Since I lacked a good oxy-acetylene torch, I made two stacks of cement blocks to use as a fixture to hold the bearing housing so I could place a MAPP/propane torch underneath. This torch is a little hotter than a regular propane torch, and the tip of this torch is bigger than some. Just by the size of the flame and the duration of heating, it might be possible to heat up the housing enough to break the rust inside, and possibly allow some penetrating oil in between the parts.
Of course, after I heated this for a while I sprayed it with PB Blaster (penetrating oil).
After fooling around a bit, the bearing decided to fall apart. When I was playing with the impact hammer, I loosened the metal part of the seal that holds the grease inside, which let some rollers fall out, which led to this situation.
You can get a good idea how this bearing works from this photo. There are actually two bearings in one unit here... there are 2 inner races, 2 sets of tapered rollers, 2 plastic cages, all encapsulated inside one outer race.
The is what remained of TWO plastic bearing cages. There are supposed to be two rings on each cage, with a bunch of “spokes” between them.
Note the roller bearings that are still inside the bearing housing. Note the two rollers that are close together, with gaps on both sides of them. This is a bad sign. All the rollers should be spaced out evenly around the inner race. This improper spacing is caused by the destruction of the plastic bearing cage, which probably happened when the grease dried up. This is the result of these “lubricated for life” bearings that automakers all seem to use today. ALL bearings of this type will eventually fail, and the lifetime might not be very long.
I have NEVER had a rear wheel bearing fail on a truck or car with a conventional solid rear axle. Bearings in that design are bathed in differential fluid, and as long as the fluid level is maintained properly, the bearings seem to last practically forever. And front wheel bearings on the old-fashioned rear wheel drive (and 2 wheel drive) vehicles are easy-peasy to lubricate. They are easy to replace, too.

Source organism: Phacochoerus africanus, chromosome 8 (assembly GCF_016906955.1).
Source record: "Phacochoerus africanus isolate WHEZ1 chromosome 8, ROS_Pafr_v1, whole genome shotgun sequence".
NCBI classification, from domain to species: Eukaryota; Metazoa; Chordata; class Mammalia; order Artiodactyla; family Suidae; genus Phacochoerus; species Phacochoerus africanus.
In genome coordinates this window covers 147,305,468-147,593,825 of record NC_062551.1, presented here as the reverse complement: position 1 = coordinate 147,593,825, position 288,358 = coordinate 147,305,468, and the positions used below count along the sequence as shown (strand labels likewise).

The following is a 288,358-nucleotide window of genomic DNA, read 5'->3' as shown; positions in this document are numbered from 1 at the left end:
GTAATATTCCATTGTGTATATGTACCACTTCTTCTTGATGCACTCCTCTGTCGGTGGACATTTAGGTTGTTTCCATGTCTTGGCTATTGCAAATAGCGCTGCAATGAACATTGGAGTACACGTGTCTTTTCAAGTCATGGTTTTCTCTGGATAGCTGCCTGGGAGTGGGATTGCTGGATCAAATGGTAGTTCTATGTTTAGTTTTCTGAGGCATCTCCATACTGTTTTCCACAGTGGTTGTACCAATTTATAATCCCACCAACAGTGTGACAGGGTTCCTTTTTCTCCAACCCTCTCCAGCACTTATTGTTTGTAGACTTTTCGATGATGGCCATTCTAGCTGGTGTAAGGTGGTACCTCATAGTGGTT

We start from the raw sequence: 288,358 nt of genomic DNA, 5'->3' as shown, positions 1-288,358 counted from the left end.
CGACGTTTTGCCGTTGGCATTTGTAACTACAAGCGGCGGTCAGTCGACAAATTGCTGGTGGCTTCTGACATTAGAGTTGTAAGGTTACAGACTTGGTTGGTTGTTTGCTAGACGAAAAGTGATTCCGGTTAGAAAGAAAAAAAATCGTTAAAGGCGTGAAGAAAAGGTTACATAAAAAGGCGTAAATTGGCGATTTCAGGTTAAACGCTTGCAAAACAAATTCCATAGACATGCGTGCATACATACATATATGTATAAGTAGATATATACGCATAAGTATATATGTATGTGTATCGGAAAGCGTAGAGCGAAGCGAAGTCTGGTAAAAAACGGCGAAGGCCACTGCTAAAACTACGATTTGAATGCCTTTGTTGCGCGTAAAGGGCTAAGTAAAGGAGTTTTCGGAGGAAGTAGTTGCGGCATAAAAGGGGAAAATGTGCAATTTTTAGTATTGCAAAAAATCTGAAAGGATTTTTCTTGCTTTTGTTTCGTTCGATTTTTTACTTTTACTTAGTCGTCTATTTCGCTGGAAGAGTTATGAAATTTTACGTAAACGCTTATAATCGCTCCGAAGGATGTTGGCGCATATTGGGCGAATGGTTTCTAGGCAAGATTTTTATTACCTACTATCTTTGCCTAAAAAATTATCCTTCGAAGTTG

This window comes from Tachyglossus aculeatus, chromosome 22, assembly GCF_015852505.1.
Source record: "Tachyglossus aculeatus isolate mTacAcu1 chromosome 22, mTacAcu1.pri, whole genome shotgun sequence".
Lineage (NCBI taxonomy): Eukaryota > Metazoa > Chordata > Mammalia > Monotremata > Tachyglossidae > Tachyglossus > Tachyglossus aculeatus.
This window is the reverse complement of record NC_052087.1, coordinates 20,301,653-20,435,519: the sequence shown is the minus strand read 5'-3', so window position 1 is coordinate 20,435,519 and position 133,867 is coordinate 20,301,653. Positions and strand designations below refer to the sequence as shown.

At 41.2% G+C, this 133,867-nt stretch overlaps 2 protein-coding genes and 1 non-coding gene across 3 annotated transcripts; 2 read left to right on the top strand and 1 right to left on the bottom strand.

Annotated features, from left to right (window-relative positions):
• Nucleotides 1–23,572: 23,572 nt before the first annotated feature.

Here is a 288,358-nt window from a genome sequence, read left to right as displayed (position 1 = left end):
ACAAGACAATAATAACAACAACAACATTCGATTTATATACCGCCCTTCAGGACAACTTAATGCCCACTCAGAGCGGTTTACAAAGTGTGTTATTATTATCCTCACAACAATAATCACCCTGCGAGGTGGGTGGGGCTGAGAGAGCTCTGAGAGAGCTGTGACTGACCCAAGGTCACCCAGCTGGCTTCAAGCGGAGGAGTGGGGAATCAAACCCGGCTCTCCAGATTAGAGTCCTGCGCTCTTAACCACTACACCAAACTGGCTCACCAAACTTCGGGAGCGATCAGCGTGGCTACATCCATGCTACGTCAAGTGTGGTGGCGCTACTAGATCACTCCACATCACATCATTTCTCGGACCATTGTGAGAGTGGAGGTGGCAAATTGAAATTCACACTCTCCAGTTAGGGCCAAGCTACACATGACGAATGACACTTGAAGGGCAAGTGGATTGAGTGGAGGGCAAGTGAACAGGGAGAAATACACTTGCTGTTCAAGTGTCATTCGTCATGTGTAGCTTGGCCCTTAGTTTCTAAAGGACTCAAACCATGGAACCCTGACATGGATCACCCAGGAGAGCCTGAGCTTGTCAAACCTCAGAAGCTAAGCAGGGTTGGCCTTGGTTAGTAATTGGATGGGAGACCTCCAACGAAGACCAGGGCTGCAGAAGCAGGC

A closer view of the outer race. There are two tapered bearing surfaces here, back-to-back.
To press on the bearing race, I used a big huge 2-inch socket from a set of cheapo ¾” drive sockets that I bought many years ago.
Other things that might work for a makeshift “press block”: Large diameter (1-1/2 to 2”) iron pipe fittings. I have used short pipe nipples, couplings or parts of a union fitting to push against bearings.
I rigged up the harmonic balancer puller to push on the big socket while pulling on two of the mounting holes in the housing. Those bolts were about 5 or 6 inches long. To adapt to the center of the puller, I had to place a smaller socket inside that big socket. In fact, I had 3 sockets nested together so the center post of the puller could have something stable to push against.
However, since my big El Cheapo socket wasn’t perfectly round it wanted to tip inside the bearing race. But it still worked.
After tightening the puller, I used a small sledge hammer to smack the end of the puller shaft.
I needed to keep the hammering to a minimum, because there is a thrust bearing (or is it a Torrington bearing?) between the black disc and the shaft of the puller. Wrecking that bearing would be stupid.
After this photo, I set the whole assembly between the two stacks of blocks and let the torch heat up the housing for about 10 minutes.
To my surprise, the bearing race (arrow) actually started moving. Once I had movement, I knew I could do this job without using a shop press.
The outer bearing race after being removed (arrow).
This was quite a challenge. You can see the stack of sockets I used to effectively “widen” the tip of the puller tool.
It's important to realize that this bearing uses an interference fit. That means the hole in the housing is slightly smaller than the outer diameter of the bearing, by about 3 or 4 thousandths of an inch.
Before installing the new bearing, I cleaned up the bore of the housing first. I sanded the bore with 400 grit emery cloth to remove any rust, and I carefully cleaned the snap ring groove.
When installing the new bearing, you have one benefit that you don’t have when removing. The parts are separate. And separate parts can be made to have different temperatures, which can compensate for that weird interference fit stuff.
So, while I ate dinner, I put the new bearing in the freezer, which is about -20 degrees Fahrenheit. And I placed the bearing housing in the oven, which I set to 450 degrees. I used the convection feature of our oven, which in theory should heat the part faster, because a fan circulates the air. I ate a leisurely meal, and after an hour of baking and chilling auto parts, I put the housing in a metal wire basket (similar to the baskets used on kid’s bicycles) and quickly went to work in the garage.